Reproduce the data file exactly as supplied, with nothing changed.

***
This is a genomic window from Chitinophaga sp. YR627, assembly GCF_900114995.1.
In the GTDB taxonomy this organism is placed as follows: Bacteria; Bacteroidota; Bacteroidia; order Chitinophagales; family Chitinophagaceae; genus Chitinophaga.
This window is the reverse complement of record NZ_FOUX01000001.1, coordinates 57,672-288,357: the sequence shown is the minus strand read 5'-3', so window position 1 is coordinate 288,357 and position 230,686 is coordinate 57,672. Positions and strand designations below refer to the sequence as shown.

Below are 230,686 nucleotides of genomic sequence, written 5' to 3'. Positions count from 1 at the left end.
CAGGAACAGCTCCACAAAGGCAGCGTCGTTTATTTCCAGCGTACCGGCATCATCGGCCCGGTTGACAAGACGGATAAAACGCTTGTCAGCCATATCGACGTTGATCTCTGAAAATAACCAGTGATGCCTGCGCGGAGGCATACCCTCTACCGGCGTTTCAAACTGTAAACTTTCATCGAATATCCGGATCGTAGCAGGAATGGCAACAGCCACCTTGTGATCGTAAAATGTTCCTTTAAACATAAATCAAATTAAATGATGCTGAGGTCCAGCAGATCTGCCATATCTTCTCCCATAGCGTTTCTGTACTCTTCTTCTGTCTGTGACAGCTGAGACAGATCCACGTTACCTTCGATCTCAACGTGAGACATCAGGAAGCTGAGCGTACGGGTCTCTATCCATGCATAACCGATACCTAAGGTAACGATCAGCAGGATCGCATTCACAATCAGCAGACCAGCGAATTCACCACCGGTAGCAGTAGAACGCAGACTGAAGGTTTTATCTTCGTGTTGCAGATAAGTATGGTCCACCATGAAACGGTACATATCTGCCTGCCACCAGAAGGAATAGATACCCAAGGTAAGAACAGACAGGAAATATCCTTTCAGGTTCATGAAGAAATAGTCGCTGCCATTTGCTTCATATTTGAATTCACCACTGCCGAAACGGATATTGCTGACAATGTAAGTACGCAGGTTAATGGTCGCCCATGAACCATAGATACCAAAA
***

This is a genomic window from Chitinophaga sp. YR627, assembly GCF_900114995.1.
In the GTDB taxonomy this organism is placed as follows: Bacteria; Bacteroidota; Bacteroidia; order Chitinophagales; family Chitinophagaceae; genus Chitinophaga.
This window is the reverse complement of record NZ_FOUX01000001.1, coordinates 57,672-288,357: the sequence shown is the minus strand read 5'-3', so window position 1 is coordinate 288,357 and position 230,686 is coordinate 57,672. Positions and strand designations below refer to the sequence as shown.

Below are 230,686 nucleotides of genomic sequence, written 5' to 3'. Positions count from 1 at the left end.
CAGGAACAGCTCCACAAAGGCAGCGTCGTTTATTTCCAGCGTACCGGCATCATCGGCCCGGTTGACAAGACGGATAAAACGCTTGTCAGCCATATCGACGTTGATCTCTGAAAATAACCAGTGATGCCTGCGCGGAGGCATACCCTCTACCGGCGTTTCAAACTGTAAACTTTCATCGAATATCCGGATCGTAGCAGGAATGGCAACAGCCACCTTGTGATCGTAAAATGTTCCTTTAAACATAAATCAAATTAAATGATGCTGAGGTCCAGCAGATCTGCCATATCTTCTCCCATAGCGTTTCTGTACTCTTCTTCTGTCTGTGACAGCTGAGACAGATCCACGTTACCTTCGATCTCAACGTGAGACATCAGGAAGCTGAGCGTACGGGTCTCTATCCATGCATAACCGATACCTAAGGTAACGATCAGCAGGATCGCATTCACAATCAGCAGACCAGCGAATTCACCACCGGTAGCAGTAGAACGCAGACTGAAGGTTTTATCTTCGTGTTGCAGATAAGTATGGTCCACCATGAAACGGTACATATCTGCCTGCCACCAGAAGGAATAGATACCCAAGGTAAGAACAGACAGGAAATATCCTTTCAGGTTCATGAAGAAATAGTCGCTGCCATTTGCTTCATATTTGAATTCACCACTGCCGAAACGGATATTGCTGACAATGTAAGTACGCAGGTTAATGGTCGCCCATGAACCATAGATACCAAAA